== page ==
## Wireless network information flow

Suppose we want to send information from a source to a destination over a wireless network. There might be (relay) nodes in the network that are able to listen to the transmission and help with the communication. A fundamental question is how to instantiate such cooperative communications. Furthermore, how can we characterize optimal cooperation strategies? In order to architect such cooperation, we can utilize the inherent property of wireless networks, which is that nodes communicate over a shared medium. The consequence (in direct contrast to wired networks) of this is that transmissions are broadcast, and they interfere with each other at a receiver. The fundamental challenge is to model and utilize these complex interactions for co-operative information flow. One strategy is to attempt to create point-to-point links by either scheduling the transmission or ignoring the interference. One can show that such strategies can incur significant losses in terms of communication efficiency (rates, energy, etc.). Since the signals transmitted contain messages and are not noise, one could potentially utilize these interactions to set up cooperation between the wireless nodes to aid the information flow. A fundamental question is how to do so in general relay networks.

We have developed linear deterministic models that capture these interactions and show that for such models, one can obtain an information-theoretic max-flow min-cut result, in analogy to the classic wireline Ford-Fulkerson result. We have extended these ideas to general deterministic functions and showed achievable rates for such networks with broadcasting at the transmitters and interference at the receivers. In particular we show that if the optimizing distribution for the information-theoretic cut-set bound is a product distribution, then we have a complete characterization of the achievable rates for such networks. For linear deterministic finite-field models this is indeed the case, and for such cases we have a generalization of of the max-flow, min-cut theorem. This result applies to arbitrary networks, which could also have cycles.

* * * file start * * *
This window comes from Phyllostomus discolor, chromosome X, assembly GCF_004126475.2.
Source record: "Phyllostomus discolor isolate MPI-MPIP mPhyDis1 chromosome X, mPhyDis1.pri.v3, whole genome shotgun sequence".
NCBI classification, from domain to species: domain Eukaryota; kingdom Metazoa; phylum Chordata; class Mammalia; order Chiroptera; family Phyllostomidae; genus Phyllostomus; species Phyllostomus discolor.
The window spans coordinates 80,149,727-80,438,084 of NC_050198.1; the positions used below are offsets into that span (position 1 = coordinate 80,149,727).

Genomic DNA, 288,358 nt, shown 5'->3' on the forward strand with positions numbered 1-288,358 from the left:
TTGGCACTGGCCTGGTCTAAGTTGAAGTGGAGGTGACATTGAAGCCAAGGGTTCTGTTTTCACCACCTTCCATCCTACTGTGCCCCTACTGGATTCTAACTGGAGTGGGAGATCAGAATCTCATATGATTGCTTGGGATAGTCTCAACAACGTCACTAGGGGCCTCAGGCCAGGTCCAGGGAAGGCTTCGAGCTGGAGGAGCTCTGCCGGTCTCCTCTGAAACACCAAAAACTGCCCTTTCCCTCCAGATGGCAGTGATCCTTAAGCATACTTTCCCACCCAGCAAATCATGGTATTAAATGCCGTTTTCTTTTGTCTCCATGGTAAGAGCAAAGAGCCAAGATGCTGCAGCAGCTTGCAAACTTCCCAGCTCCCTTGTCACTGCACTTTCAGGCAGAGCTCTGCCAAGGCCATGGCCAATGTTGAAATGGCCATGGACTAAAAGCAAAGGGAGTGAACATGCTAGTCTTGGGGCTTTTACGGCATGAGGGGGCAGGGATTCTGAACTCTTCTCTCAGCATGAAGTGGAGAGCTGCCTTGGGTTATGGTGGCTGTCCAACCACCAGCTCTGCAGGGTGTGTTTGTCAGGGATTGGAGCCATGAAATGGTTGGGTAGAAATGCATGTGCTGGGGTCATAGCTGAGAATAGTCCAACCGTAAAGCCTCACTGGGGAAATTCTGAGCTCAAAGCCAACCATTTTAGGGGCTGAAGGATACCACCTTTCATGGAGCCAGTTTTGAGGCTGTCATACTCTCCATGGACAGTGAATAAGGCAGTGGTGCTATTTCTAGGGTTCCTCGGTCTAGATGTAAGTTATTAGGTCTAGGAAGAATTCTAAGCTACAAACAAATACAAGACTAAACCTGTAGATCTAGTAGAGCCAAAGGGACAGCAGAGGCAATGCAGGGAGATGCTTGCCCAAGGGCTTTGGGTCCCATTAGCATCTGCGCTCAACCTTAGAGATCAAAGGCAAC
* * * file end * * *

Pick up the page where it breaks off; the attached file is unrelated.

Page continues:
Using the insights from the deterministic analysis, we develop approximate characterizations for noisy Gaussian networks. We show that the achievable rate, for single unicast or multicast (single source, multiple destinations interested in complete source message), is within a constant number of bits from the information-theoretic cut-set upper bound on the capacity of these networks. This constant depends on the topology of the network, but not the values of the channel gains. Therefore, we uniformly characterize the capacity of Gaussian relay networks within a constant number of bits, for all channel parameters. This result applies to arbitrary Gaussian relay networks.

In order to show the approximate max-flow min-cut characterization for Gaussian networks,
we developed a new relaying strategy called *quantize-map-forward* (QMF).
None of the previously known strategies are approximate optimality for multicasting over general networks. The QMF is a simple and robust scheme that quantizes the received signal and maps it forward directly to the transmit signal, to succintly summarize the received signal.
The relaying strategy is therefore (almost) oblivious to the network topology and channel conditions. The QMF strategy uses the insights from the deterministic framework and is philosophically the network coding technique generalized to noisy wireless networks.